Walk Out of the Darkness to be held Saturday
by The Press and Standard | November 1, 2019 5:00 am
Last Updated: October 30, 2019 at 12:14 pm
According to the Center for Disease Control, approximately 123 Americans die by suicide every day. That means that there is one death by suicide in the US every 12 minutes.
Suicide takes the lives of over 44,965 Americans every year — an average of 123 a day, but it hurts more than just the victim. Everyone near and dear to the individual becomes a victim as well.
Kim Crouse is one such victim. “Suicide has affected me personally. I lost my lifelong best friend Allison on January 31, 2018 to suicide. She was a mother, a daughter, and a friend to many. Then three months later, I lost my daughter, Kristin, to suicide. She was the ultimate daughter, best friend and fiancée that one could only hope to know.”
Crouse is a part of the American Foundation for Suicide Prevention’s Community Out of the Darkness Walk. “I will be walking on November 2 at Colleton Count Farmer’s Market to draw attention to the importance of suicide prevention. I won’t be walking alone. I will be joined by many who share my dedication,” said Crouse.
Last year, over 550 Out of the Darkness Walks took place in communities and on campuses across the United States. These walks were attended by a quarter of a million dedicated people who share the same passion. The movement is steadily growing.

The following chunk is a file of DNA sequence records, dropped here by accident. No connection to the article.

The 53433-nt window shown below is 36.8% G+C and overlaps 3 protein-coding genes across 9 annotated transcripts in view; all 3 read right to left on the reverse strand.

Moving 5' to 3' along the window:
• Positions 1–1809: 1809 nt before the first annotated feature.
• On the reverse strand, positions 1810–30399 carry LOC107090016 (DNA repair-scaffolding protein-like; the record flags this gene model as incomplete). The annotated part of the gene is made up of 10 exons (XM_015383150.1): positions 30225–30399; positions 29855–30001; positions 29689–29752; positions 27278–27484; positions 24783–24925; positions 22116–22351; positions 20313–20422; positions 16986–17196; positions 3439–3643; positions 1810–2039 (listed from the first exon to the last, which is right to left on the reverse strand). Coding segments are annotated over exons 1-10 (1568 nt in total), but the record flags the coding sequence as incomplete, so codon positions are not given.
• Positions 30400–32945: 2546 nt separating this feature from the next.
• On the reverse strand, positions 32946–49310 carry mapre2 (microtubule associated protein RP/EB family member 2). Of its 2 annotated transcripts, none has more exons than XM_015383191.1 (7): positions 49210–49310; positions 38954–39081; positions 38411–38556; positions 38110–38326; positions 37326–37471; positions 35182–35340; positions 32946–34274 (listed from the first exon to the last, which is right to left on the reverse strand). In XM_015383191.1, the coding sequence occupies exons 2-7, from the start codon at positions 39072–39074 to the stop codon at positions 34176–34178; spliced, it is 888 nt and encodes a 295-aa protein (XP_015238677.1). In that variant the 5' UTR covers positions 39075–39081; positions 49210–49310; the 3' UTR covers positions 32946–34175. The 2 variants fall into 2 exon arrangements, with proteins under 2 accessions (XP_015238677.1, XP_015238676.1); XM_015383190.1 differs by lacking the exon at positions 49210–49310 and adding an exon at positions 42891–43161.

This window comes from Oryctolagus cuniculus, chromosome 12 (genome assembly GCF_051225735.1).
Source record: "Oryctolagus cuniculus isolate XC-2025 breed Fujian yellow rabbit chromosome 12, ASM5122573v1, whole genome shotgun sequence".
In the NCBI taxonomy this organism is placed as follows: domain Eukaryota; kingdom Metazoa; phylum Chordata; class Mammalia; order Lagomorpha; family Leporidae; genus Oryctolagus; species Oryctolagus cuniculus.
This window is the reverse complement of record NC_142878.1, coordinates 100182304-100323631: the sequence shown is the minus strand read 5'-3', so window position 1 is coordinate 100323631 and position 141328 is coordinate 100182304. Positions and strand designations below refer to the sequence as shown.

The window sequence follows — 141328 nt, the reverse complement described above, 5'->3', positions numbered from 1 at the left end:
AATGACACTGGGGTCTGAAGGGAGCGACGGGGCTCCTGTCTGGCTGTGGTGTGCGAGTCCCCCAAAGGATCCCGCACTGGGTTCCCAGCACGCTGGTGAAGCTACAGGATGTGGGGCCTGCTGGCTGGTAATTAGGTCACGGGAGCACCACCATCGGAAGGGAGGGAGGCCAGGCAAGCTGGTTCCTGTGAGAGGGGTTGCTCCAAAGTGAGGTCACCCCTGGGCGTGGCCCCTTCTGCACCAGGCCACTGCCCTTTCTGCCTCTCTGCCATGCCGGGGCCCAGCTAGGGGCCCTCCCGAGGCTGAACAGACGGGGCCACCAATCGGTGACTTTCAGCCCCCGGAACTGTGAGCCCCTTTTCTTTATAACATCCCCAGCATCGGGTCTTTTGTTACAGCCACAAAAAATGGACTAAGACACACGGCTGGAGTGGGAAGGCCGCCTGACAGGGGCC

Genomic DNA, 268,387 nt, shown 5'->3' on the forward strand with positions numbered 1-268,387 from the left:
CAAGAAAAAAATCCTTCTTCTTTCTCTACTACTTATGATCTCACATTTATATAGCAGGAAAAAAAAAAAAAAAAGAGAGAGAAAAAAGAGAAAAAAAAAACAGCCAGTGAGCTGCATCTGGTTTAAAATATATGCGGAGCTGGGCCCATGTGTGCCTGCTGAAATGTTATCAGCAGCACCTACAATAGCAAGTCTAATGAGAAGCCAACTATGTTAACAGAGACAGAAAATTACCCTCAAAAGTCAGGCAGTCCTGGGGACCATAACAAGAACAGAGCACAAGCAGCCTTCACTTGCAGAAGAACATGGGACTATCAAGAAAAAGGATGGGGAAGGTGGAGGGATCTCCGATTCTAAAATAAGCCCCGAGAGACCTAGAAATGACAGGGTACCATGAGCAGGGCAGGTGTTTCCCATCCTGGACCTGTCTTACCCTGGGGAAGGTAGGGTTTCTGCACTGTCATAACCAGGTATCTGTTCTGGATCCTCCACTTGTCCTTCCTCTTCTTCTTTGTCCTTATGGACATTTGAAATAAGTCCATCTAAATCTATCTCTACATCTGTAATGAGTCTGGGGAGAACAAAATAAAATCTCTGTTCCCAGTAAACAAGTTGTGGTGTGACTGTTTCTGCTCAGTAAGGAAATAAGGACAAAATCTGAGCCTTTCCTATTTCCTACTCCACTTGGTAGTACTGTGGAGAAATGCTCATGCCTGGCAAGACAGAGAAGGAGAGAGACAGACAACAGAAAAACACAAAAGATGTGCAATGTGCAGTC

“Since suicide has affected me in such a personal way, I have dedicated my time to educating others about suicide prevention and mental health,” stated Crouse.
The goal of Out of the Darkness members is to spread awareness of what is currently the 10th leading cause of death in the U.S. Crouse added, “We want to let people know that they are not alone. We need help to ensure that mental health is looked upon with equal importance to physical health and to continue to bring hope to those affected by suicide. We need everyone to join me in this walk!”
A suicide hotline is available 24 hours a day at 1-800-273-8255.
Here are a few facts:
• One in 100,000 children ages 10-14 die by suicide each year. (NIMH)
• Seven in 100,000 youth ages 15-19 die by suicide each year. (NIMH)
• 12.7 in 100,000 young adults ages 20-24 die by suicide each year. (NIMH)
• Suicide is the second leading cause of death for 15-24-year-old Americans. (CDC)
• The highest increase in suicide is in males 50+ (30 per 100,000). (CDC)
• Suicide rates for females are highest among those aged 45-54 (9 per 100,000). (CDC)
• Suicide rates for males are highest among those aged 75+ (36 per 100,000). (CDC)
The warning signs of suicide are indicators that a person may be in acute danger and may urgently need help:
• Talking about wanting to die or to kill oneself;
• Looking for a way to kill oneself;
• Talking about feeling hopeless or having no purpose;
• Talking about feeling trapped or being in unbearable pain;
• Talking about being a burden to others;
• Increasing the use of alcohol or drugs;
• Acting anxious, agitated, or reckless;
• Sleeping too little or too much;
• Withdrawing or feeling isolated;
• Showing rage or talking about seeking revenge; and
• Displaying extreme mood swings.